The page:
There’s nothing unique or troubling about The Secret Diaries of Miss Anne Lister (at least if you’re not a member of the religious right). But it’s an entertaining enough journey into a life with unique challenges, and into a time and place close enough to our own to be understandable, but far away enough to seem exotic.

Wings of Defeat

I wrote this review in 2008, after previewing this documentary before its screening at the San Francisco Asian American Film Festival. I held back the full-length review for the film’s planned theatrical release. I feel now that I’ve held it back long enough, so I’m posting it now. Unfortunately, Wings of Defeat isn’t available in any form.

Historical Documentary

  • Directed by Risa Morimoto and Linda Hoaglund

What makes a man (and it’s pretty much always a man) give up his life for his country? Not just risk his life, going into a battle from which he may not return, but go there with absolute certainty to his death. It takes a combination of patriotism, peer pressure, camaraderie, and a fascist government in complete control of the schools and media.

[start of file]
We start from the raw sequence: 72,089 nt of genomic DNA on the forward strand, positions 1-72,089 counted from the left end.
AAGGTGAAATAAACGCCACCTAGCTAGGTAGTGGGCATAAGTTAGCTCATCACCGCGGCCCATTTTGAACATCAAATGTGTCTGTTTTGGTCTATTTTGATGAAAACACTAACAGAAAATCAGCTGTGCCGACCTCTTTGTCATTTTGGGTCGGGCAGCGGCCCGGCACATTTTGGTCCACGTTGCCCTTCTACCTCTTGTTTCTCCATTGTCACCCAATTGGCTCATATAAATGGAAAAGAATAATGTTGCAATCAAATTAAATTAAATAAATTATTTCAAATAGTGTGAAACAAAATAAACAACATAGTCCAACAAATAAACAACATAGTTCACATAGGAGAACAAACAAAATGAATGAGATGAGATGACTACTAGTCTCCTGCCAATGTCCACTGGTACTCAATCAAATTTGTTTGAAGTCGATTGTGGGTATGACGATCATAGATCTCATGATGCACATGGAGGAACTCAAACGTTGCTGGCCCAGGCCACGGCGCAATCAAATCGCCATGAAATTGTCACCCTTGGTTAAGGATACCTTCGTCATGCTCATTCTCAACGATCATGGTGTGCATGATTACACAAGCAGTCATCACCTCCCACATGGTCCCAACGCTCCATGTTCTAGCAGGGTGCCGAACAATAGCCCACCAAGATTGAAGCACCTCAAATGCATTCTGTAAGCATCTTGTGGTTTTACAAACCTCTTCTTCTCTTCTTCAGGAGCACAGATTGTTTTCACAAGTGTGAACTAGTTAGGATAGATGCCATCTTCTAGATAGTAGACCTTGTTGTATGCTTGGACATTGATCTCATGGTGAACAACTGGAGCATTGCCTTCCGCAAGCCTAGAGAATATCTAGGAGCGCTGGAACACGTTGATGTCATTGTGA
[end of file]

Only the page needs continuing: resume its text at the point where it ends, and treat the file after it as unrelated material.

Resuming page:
That’s what we learn in Risa Morimoto and Linda Hoaglund’s documentary about the Kamikaze pilots of World War II.

The issue is personal for Morimoto, a Japanese-American who grew up in New York. One of her uncles was a Kamikaze pilot. He survived the war (which ended before he was called to die), but he died before Morimoto could ask him about his experiences and try to reconcile her American stereotype of wild-eyed suicide bombers with her easy-going uncle.

So she went to Japan and interviewed other surviving Kamikaze pilots (yes, that sounds like an oxymoron; how these men survived is part of their tales). In addition, she interviews historians, visits museums and shrines, and tells us plenty about brave pilots whose government treated like tissue paper.

The suicide bomber idea came out of late-war desperation. By the fall of 1944, everyone high enough or smart enough to not believe government propaganda knew that defeat was only a matter of time. The Japanese were running out of both essential resources and the factories to turn those resources into weapons. It was easier to build planes that didn’t need to come home. In fact, some Kamikaze planes had bamboo gas tanks.

One of the experts interviewed suggests that the general in charge of the operation conceived of suicide bombers in hopes that inherent horror of the idea would force the Emperor to seek peace. Instead, some 4,000 pilots died in a strategy that sunk only 40 American ships. After the war, the surviving Kamikaze–who had been celebrated as living gods while awaiting their deaths–preferred not to talk about their now-embarrassing past.